Ubiquitous in animal research
Perfusion as a means of getting fixative into tissues as rapidly as possible was described by Palay et. al. in 19626. The vascular system is an open channel giving access to every cell in the body within seconds. Cells began a process of breakdown by autolysis almost as soon as a state of anoxia is present, so the more rapidly the fixative is at every cell, the more uniform the resulting tissue quality throughout each organ. Formaldehyde (the most commonly preferred fixative) penetrates immersed tissue at a very slow rate, about 18 mm/ 25hours, depending on the tissue2. Thus, getting formaldehyde to every cell in the body within seconds has obvious advantages for tissue quality for whole organ work.
Since Palay, sacrifice perfusion has become almost ubiquitous in animal research labs, and profoundly influences how the tissues stain and look under the microscope. In spite of that universal acceptance, there has been no commercial apparatus with a considered manual. Each lab cobbles together its own apparatus, with limited understanding, and rarely mentions in the Methods section of journal articles the details of what was done.
Gravity versus peristaltic pumps
Palay et al6 used gravity pressure to drive a prewash of physiological saline, followed by the fixative, through the vascular channel. This method was apparently employed in most labs for some time. However, tissue perfused in this manner was usually left with a reddish hue of blood cells remaining in the tissue, sometimes some soft areas of tissue, and shrinkage of soft tissues. Red blood cells autofluoresce, and interfere with the common cell labeling reactions such as HRP. Still, the resulting tissue was much more uniform and suitable for research investigations than tissue immersed in fixative with all blood remaining.
Better results as to blood washout and uniformity of tissue were obtained by some labs using a peristaltic pump to drive the fluids, and that may be the more common method at present. Methods sections rarely report which method was used. A peristaltic pump controls flow rate, not pressure. Pump settings are determined by previous experience, there no obvious ways to calculate the correct flow rate.
Cardiovascular resistance varies
The laws of physics have it that for any fluid flow situation, flow rate equals the pressure divided by the resistance. If two variables are set, the third is determined by the equation. Cardiovascular resistance varies widely between species, strains genders, animal sizes, exercise state, and previous history. There are no algorithms to help predict what the cardiovascular resistance of a given animal will be, or hence what flow rate should be used to maintain a suitable pressure to open up capillaries. Pressure may vary widely between individuals when flow rate is controlled. The flow rate is invariably decided experientially, and seldom adjusted for differences between individuals or groups of animals. If a mouse and a rat were to be perfused at the same flow rate, whatever flow rate was chosen, one would be a very poor result. There would similarly be noticeable differences in quality of perfusion for younger vs. older rats, or a male and female rat of the same age.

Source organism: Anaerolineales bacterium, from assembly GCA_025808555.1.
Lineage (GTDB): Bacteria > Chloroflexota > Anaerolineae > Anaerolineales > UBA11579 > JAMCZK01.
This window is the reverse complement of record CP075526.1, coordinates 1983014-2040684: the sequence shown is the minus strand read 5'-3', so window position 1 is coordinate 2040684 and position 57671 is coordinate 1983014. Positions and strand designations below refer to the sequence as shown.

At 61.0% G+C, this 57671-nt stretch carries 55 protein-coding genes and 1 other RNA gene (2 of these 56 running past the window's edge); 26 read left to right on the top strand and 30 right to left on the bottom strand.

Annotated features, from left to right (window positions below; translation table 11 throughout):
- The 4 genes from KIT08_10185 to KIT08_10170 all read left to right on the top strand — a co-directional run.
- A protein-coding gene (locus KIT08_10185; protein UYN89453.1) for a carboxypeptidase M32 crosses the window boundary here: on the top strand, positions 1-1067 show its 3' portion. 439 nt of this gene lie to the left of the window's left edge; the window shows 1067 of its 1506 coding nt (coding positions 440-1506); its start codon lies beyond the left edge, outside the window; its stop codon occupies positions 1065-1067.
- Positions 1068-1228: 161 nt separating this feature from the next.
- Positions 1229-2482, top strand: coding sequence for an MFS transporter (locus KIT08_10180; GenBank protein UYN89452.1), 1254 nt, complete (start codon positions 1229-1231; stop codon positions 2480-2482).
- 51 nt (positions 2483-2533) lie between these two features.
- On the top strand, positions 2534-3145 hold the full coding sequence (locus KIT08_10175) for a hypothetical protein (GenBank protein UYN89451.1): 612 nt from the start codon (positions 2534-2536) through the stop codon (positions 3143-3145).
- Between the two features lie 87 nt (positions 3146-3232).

In contrast, within limits, all mammals have the same blood pressure5. A pressure such as 200 mm of Hg would be above resting physiological levels in any mammal, attainable by intense exercise or excitement. A pressure of 300 mm Hg would be well above any physiologically attainable blood pressure in any mammal. Neither would cause harm if maintained for a very short period in an otherwise healthy animal. A pressure of 300 mm Hg would reliably wash out all the blood from every capillary, without damaging anything, in any mammal, even neonatal rats. Of course, the flow rates resulting would be dramatically different for different species and sizes of animal. What accounts for the inferior results using gravity flow, which is also a uniform pressure source?
The answer is in the math. One mm Hg equals 13.6 mm H20. A pressure of 300 mm Hg would require that the source prewash and fixative bottles be 4.08 meters above the animal, not possible given ceiling height in most labs. Even a physiological (systolic) pressure of 120 mm Hg would require the source to be 1.63 meters above the animal, still not possible if the animal is at sink height, and certainly not convenient. In practice, gravity perfusions are done at a fraction of physiological pressure, and all capillaries don’t clear. Where a capillary is blocked by red blood cells, fixative does not reach tissue areas served by that capillary as rapidly as other areas. Uniformity of fixation and tissue firmness suffers accordingly. Controlling pressure is the preferred procedure, but requires more pressure than can be obtained through gravity in a standard laboratory.